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What Protest Looks Like

“When Living Is a Protest,” a series of twenty-two images by photographer Radcliffe “Ruddy” Roye, expands our notion of what protest can mean.
Ruddy Roye: Michael Pughes (I Am Man Series), Brooklyn, NY, 2016

Steven Kasher Gallery

Ruddy Roye: Michael Pughes (I Am Man Series), Brooklyn, NY, 2016

“When Living Is a Protest,” a series of twenty-two images by photographer Radcliffe “Ruddy” Roye, is a both sophisticated and emotionally affecting consideration of black protest. We are living in a time when protest erupts spontaneously and wild with grief following tragic deaths of black civilians. Images of those who were killed, in Ferguson, New York City, Florida, and elsewhere, circulate on social media as both rallying cries and memorials, as do the instantly documented and widely shared images of the protests that follow. In this era of political action and unprecedented access to images, Roye’s photographs expand our notion of what protest can mean.

Ruddy Roye: Black Today (When Living is a Protest Series), Union Square, New York, NY, May 1, 2015

Steven Kasher Gallery

Ruddy Roye: Black Today (When Living is a Protest Series), Union Square, New York, NY, May 1, 2015

The word “protest” suggests familiar tropes of civil rights-era photography: firehoses and dogs, marchers and signs. The contemporary scenes Roye chooses to photograph rarely resemble these conventions. The variation of his images captures community: his subjects are young and old, taut and infirm, in sharp and soft focus, solitary and in communion. There is an elderly woman with braces on her arms, aided by a younger man in the thickly swirling snow: vulnerable intimacy in the maelstrom. In one of the most evocative photographs, two black men with glowing skin hold hands and gay pride rainbow flags, gazing at each other behind sunglasses. For Roye, protest can simply be survival, resistance in the face of the most difficult circumstances. In his photographs, the United States flag on, behind, or engulfing the bodies of his black subjects is a vexing, unreconciled juxtaposition. His subjects are often bent. Others lean in or back. But they are bowed, not beaten. In one image a black woman participating in a protest in New York City’s Union Square, with teal green curls and a resigned expression, wears a West African Ankara skirt and a sign around her neck bearing the message, “I hope I don’t get killed for being black today.” Roye’s images recall the phrase often used to express African-American resilience, “I’m still here”—a statement more of defiance than assurance, once powerfully rendered by the poet Lucille Clifton: “every day something has tried to kill me and has failed.”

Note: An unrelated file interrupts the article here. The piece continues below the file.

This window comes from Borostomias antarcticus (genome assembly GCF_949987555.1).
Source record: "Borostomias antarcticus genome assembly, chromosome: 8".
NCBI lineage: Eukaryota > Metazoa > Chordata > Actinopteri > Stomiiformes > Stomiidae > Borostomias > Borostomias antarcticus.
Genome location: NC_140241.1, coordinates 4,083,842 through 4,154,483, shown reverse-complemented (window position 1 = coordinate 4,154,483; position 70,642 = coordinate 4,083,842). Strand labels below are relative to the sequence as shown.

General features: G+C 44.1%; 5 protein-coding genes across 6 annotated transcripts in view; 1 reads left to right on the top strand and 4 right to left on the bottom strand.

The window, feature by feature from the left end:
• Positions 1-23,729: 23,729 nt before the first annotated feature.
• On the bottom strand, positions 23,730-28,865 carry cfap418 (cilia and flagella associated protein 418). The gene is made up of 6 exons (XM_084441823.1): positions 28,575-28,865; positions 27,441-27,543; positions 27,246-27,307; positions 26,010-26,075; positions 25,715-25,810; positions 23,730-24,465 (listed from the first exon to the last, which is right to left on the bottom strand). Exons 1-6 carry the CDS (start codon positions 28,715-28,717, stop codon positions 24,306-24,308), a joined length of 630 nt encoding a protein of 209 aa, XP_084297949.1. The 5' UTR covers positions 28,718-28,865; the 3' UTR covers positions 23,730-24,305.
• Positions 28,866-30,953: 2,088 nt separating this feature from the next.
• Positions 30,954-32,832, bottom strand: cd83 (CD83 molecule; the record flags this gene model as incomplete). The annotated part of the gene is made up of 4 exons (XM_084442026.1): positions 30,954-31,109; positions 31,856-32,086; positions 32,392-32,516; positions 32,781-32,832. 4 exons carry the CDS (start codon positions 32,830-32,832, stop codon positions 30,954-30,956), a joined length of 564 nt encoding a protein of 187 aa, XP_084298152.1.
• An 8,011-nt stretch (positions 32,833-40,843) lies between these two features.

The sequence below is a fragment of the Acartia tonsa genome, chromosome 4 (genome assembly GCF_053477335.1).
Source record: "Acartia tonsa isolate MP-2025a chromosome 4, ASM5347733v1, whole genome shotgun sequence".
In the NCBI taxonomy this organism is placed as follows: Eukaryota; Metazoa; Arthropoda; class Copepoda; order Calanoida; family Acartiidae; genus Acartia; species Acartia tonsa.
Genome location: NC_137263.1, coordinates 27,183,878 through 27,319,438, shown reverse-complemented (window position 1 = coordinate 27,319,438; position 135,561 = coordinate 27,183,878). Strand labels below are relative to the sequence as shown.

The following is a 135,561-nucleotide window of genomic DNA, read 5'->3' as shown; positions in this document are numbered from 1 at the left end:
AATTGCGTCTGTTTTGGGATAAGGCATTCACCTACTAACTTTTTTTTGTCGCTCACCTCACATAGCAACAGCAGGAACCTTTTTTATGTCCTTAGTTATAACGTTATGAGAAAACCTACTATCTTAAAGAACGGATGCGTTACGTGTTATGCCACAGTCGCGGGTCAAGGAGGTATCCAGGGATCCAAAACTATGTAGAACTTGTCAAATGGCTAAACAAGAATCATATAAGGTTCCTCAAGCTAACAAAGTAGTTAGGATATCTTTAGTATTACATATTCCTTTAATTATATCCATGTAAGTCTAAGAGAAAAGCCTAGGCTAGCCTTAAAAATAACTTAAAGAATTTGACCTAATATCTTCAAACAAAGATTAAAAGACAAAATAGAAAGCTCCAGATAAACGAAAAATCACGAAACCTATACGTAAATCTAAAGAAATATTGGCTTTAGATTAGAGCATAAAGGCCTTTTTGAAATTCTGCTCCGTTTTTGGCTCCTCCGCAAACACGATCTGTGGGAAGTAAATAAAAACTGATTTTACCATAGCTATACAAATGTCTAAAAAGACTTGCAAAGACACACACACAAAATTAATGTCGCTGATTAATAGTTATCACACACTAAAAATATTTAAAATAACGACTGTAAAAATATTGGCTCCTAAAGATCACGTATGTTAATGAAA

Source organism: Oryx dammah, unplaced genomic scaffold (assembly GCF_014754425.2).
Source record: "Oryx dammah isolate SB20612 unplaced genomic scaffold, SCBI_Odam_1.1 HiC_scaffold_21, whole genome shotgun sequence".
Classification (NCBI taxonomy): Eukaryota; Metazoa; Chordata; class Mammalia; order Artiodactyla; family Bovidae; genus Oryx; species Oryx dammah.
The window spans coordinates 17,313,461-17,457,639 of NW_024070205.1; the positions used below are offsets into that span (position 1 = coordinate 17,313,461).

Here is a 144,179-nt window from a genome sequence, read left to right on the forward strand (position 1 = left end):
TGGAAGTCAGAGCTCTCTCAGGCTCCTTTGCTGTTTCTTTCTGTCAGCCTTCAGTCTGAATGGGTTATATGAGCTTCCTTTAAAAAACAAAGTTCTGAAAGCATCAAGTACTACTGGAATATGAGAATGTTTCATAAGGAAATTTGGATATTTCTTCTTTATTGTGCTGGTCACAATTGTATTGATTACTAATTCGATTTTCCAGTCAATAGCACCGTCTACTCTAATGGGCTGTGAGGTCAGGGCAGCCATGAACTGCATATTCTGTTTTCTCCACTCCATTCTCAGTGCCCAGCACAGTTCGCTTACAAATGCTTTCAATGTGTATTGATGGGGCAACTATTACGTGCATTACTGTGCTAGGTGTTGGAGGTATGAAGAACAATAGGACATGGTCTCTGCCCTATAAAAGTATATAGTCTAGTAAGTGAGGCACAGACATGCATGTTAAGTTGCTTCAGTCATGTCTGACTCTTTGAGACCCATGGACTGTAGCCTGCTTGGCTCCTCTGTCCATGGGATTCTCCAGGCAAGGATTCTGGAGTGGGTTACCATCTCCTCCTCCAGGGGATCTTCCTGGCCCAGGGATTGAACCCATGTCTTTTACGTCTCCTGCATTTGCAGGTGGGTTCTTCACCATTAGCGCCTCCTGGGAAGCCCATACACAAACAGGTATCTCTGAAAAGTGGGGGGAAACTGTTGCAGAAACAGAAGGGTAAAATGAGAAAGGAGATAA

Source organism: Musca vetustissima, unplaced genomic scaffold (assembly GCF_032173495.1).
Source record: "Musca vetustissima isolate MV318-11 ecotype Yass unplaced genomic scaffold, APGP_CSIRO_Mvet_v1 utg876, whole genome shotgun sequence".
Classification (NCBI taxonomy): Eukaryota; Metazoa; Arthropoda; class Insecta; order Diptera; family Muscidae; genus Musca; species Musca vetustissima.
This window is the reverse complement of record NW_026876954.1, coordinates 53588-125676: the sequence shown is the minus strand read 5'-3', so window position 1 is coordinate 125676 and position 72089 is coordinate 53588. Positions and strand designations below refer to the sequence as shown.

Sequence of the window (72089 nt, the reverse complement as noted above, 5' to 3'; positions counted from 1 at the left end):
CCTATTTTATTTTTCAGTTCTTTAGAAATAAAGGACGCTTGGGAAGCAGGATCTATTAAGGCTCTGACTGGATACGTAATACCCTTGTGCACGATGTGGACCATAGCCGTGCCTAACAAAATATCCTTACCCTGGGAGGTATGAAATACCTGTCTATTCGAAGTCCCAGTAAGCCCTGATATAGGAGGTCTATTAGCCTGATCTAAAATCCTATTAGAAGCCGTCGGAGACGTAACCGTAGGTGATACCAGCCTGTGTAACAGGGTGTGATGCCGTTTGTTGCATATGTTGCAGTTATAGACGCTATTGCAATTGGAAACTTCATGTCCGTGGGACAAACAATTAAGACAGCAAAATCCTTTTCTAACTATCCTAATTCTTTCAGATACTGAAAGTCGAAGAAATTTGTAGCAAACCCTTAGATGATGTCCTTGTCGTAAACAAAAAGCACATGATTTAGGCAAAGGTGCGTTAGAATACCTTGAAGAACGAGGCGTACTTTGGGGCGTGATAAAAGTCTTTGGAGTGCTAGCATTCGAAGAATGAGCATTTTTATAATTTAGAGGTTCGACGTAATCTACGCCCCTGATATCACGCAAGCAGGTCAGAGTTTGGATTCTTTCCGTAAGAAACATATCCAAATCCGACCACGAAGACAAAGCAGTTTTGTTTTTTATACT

There is a painterly quality to many of the images, with various shades of flesh and textures of clothing repeated in graffiti or painted concrete backdrops. Color swirls throughout, red and black foremost. Many of the images in the exhibition were on Roye’s Instagram, where he has built a following of over 250,000 in the past several years. As on the social media platform, the images displayed on the gallery walls are square-framed and brightly colored. Roye’s Instagram captions, reproduced for the exhibition, offer narrative accounts of the people pictured, often quoting them as well as including Roye’s own thoughts, observations, or poetry. These are the “stories of people who society doesn’t want to deal with,” Roye has said, explaining that social media has allowed him to share narratives that traditional media often ignores. Though these captions are comparatively long—for both Instagram and the walls of a gallery—they supply only brief accounts of the subjects. The images themselves tell the main stories, of intimacy, love, hope, and despair.

While the exhibition focuses primarily on New York, specifically Roye’s Bedford-Stuyvesant neighborhood, Roye’s opus suggests the broader routes and roots of black protest. His photographs of black subjects in various locales, including his native Jamaica and the United States’ deep south, capture a resilient and various black experience, both today and over generations. Flanking several of the men are reminders of history: a mural of Martin Luther King Jr., another of Malcolm X. The raised-fist hair pick, stuck into an afro, the red, black, and green flag—remnants of a mid-twentieth-century Pan African politics—are found amidst other images of youth. The distinctive styles and gestures of Caribbean migrants in Brooklyn suggest the move from here to an unknown there. Staircases and footprints appear in several of the photographs, expressing both ascent and descent. The viewer is reminded of the leitmotif of mobility (three steps forward, two steps back) that has historically depicted, in literature and music, African diasporic dreams of opportunity, access, freedom—some achieved, others proving more elusive.

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Roye’s images show both defiant movement and the restrictions created by poverty and the police state, often in the same image. As a result, he evades one troubling commonplace of protest photography: images that simply make one feel pity or horror. Roye instead demands that his witnesses acknowledge black beauty and power, despite the persistence of suffering.


“Ruddy Roye: When Living Is a Protest” is at the Steven Kasher Gallery through October 29.

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